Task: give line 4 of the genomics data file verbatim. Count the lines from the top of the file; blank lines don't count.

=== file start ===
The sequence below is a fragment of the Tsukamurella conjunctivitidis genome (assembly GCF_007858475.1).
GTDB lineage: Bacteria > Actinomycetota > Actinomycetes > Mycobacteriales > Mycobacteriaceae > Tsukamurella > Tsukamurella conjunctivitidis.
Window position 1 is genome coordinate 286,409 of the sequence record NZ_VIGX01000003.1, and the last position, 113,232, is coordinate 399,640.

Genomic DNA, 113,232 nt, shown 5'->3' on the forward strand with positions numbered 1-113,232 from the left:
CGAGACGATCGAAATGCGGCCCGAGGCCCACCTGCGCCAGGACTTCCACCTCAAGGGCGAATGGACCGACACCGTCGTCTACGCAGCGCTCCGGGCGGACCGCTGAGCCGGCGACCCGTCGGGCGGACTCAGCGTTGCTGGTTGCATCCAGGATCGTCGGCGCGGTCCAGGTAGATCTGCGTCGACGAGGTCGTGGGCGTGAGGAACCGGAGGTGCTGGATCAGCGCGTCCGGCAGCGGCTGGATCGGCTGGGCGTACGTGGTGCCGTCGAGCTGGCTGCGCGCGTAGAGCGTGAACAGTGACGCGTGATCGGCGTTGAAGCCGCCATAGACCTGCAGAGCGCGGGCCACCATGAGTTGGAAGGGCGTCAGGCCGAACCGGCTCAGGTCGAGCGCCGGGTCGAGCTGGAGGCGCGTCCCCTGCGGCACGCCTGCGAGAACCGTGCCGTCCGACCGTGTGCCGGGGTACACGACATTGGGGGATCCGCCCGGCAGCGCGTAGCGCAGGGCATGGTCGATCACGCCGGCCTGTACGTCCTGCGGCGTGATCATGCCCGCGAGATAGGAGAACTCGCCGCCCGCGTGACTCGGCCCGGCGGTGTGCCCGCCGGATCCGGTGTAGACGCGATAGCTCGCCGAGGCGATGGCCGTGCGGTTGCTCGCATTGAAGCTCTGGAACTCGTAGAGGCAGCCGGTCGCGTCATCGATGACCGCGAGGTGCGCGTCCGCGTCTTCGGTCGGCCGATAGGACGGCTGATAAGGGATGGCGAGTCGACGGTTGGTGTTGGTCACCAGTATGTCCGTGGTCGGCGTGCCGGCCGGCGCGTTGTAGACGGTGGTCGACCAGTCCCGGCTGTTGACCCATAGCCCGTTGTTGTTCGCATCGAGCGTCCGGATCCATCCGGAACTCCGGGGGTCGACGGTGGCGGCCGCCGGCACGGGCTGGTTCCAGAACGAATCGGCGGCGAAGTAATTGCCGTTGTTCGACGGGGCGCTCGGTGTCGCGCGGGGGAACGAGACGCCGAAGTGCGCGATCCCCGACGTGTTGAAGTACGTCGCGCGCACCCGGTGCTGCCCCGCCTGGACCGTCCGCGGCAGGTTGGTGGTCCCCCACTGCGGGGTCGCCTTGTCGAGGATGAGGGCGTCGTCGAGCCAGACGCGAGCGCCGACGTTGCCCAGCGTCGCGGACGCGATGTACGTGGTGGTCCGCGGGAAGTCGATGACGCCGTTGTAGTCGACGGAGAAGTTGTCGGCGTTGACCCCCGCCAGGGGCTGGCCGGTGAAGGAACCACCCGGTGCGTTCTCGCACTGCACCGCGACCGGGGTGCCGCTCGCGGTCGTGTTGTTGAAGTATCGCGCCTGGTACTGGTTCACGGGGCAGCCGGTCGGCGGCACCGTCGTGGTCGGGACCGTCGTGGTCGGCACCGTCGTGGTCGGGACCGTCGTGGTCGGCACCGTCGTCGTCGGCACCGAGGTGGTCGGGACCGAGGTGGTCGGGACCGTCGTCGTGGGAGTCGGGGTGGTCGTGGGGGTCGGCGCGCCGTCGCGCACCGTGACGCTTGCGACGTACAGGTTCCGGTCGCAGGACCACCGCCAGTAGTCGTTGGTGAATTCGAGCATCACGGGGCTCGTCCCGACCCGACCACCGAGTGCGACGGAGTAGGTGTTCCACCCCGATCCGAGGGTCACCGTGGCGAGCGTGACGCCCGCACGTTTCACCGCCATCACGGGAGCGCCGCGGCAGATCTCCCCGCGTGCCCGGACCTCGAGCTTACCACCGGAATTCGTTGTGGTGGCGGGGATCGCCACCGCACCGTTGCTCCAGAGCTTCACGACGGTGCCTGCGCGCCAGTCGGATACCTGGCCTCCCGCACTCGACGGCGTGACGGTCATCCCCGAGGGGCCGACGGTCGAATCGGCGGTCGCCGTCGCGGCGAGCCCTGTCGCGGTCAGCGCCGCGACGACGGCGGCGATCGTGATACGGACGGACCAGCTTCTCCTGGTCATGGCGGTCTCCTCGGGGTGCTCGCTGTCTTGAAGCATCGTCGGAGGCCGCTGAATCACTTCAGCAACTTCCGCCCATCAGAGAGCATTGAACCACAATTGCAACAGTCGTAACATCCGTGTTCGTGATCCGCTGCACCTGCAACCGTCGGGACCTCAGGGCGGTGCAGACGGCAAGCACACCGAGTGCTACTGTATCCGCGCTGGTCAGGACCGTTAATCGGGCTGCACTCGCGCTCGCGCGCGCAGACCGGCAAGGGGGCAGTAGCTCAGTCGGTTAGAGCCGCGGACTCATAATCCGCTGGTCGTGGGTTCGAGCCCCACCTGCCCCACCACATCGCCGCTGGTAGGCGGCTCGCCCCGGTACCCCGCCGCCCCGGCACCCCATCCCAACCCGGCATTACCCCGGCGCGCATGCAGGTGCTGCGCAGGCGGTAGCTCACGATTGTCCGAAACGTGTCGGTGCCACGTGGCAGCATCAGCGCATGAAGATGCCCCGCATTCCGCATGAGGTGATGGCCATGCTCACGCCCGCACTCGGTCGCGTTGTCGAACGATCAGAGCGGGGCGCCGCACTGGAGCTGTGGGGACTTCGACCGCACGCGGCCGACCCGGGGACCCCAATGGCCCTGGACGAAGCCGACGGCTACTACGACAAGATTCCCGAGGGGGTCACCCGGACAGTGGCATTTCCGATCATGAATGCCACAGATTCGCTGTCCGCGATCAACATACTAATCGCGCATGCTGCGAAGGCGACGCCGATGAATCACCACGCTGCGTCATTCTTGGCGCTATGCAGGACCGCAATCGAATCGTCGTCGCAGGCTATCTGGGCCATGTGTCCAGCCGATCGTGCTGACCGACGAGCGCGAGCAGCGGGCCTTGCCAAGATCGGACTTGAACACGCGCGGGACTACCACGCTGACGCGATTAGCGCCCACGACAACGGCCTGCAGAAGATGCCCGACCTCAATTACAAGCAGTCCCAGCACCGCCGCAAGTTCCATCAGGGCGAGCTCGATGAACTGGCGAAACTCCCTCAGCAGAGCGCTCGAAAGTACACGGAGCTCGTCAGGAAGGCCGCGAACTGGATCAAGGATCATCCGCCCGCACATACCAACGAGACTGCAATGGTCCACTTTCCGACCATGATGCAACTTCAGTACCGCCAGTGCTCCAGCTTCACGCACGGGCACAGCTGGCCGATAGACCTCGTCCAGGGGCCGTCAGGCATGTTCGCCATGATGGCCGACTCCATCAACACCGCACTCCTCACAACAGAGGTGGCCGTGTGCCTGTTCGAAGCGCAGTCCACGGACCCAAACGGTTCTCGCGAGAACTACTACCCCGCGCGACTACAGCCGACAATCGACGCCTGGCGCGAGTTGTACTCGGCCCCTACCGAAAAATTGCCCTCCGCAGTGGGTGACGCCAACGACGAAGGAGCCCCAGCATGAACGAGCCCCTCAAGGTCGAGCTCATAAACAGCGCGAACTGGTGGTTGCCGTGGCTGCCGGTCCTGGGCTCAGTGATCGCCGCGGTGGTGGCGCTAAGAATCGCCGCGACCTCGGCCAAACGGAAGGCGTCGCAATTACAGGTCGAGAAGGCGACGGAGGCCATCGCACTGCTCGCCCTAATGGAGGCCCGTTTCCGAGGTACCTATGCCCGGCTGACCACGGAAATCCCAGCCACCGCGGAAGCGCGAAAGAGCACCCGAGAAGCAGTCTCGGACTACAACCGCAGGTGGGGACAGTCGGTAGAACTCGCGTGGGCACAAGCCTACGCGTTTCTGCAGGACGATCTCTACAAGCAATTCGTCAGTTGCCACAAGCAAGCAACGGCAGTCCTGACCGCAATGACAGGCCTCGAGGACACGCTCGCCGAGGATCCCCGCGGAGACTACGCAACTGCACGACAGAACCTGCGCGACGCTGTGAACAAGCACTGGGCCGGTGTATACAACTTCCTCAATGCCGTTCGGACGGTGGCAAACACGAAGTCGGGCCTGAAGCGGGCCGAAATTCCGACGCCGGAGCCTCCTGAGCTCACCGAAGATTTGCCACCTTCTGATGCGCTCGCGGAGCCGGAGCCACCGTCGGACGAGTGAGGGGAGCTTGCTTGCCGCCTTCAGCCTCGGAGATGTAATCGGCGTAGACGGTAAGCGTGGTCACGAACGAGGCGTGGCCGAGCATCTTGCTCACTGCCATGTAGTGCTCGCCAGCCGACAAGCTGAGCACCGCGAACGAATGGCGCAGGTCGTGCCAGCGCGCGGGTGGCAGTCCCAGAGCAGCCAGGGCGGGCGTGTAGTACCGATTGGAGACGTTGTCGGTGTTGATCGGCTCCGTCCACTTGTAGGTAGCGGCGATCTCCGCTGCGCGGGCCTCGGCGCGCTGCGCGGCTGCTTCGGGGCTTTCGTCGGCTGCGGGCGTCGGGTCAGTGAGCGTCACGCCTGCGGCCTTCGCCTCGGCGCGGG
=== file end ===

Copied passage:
Genomic DNA, 113,232 nt, shown 5'->3' on the forward strand with positions numbered 1-113,232 from the left: